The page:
An introduction to the history and evolution of social, community and Indigenous forestry and their influence on and engagements with mainstream institutions, including industrial forestry. Students will learn about and analyze Indigenous Peoples and Local Communities’ (IPLC) relationships with customary, ancestral and/or local territories and the cultural and spiritual values that have persisted and evolved over the centuries. We will review community forestry case studies against the elements of good governance at different scales. Students will also consider variations of community forestry, including Joint Forest Management (JFM) and co-operatives. Students will also explore the growing recognition of and safeguards for community forestry, including Free, Prior and Informed Consent (FPIC) at sub-national (provincial or state), national and international levels.

Students will gain understanding and appreciation of the local-to-international, and vice versa, processes for Access and Benefit Sharing (ABS) to forests and forest products, including in voluntary, independent, third-party forest certification schemes. Each student will apply the lessons learned to required writing assignments, including their analysis of one case study of community forestry. The aim is to stimulate creative thinking about the evolution and promise of community forestry, and the networks of governmental and non-governmental institutions, including commercial operations, with which they interact globally. This course will enable students to evaluate the constraints faced by community forestry, and the challenges, barriers and opportunities opened for them by (re)engagement in forestry practices and commercially-profitable forestry.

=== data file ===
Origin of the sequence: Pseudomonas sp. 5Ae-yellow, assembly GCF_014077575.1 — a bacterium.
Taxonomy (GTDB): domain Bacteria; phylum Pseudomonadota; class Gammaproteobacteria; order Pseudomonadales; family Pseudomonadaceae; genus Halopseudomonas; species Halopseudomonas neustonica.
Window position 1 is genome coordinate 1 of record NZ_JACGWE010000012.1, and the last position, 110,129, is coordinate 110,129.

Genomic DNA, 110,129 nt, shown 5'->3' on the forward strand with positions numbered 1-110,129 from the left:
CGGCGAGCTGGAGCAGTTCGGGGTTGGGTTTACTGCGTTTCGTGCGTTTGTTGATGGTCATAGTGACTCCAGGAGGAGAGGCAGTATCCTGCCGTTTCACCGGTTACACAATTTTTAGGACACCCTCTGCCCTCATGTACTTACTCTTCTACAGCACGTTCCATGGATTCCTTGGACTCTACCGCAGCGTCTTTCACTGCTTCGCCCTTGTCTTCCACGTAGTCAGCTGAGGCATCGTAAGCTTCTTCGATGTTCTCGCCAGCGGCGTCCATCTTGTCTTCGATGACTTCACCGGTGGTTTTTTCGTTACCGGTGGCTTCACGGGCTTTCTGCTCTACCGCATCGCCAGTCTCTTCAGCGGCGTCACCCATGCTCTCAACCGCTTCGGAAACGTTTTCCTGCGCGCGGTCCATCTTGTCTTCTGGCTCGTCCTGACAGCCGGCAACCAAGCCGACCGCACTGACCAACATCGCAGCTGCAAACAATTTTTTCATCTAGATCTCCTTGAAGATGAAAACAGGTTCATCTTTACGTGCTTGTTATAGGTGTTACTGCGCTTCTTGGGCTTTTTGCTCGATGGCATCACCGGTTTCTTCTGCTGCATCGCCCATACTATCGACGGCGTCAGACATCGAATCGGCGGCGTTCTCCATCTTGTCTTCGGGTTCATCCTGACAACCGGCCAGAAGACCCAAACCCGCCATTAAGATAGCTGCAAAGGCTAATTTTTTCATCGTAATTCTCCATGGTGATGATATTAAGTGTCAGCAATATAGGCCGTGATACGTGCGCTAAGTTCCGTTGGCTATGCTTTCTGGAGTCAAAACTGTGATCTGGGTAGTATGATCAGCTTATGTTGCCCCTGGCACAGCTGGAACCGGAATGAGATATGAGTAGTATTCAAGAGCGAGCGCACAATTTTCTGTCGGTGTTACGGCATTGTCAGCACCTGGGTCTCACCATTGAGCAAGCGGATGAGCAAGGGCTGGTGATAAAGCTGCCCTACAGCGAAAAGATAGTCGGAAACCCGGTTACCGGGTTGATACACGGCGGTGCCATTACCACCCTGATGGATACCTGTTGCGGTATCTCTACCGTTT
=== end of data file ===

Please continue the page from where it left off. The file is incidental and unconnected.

Natural resource planning has traditionally focused on a single sector – forests are primarily managed for sustainable timber, ecosystem services (e.g., clean water, carbon storage, biodiversity) and other economic products; agricultural lands are managed for crop yields; freshwater aquatic systems are managed for water provision and fisheries. But, landscapes are multifunctional and interactions between systems are common; for example, the greatest cause of deforestation globally is clearance for agriculture. Yet many rural people depend simultaneously on the interaction between forests and agriculture for their livelihoods, health, food security and nutrition. Indeed much of the world’s food originates in complex and diverse landscape mosaics. Managing forestry, agriculture, and livelihoods in an integrated fashion is thus critical.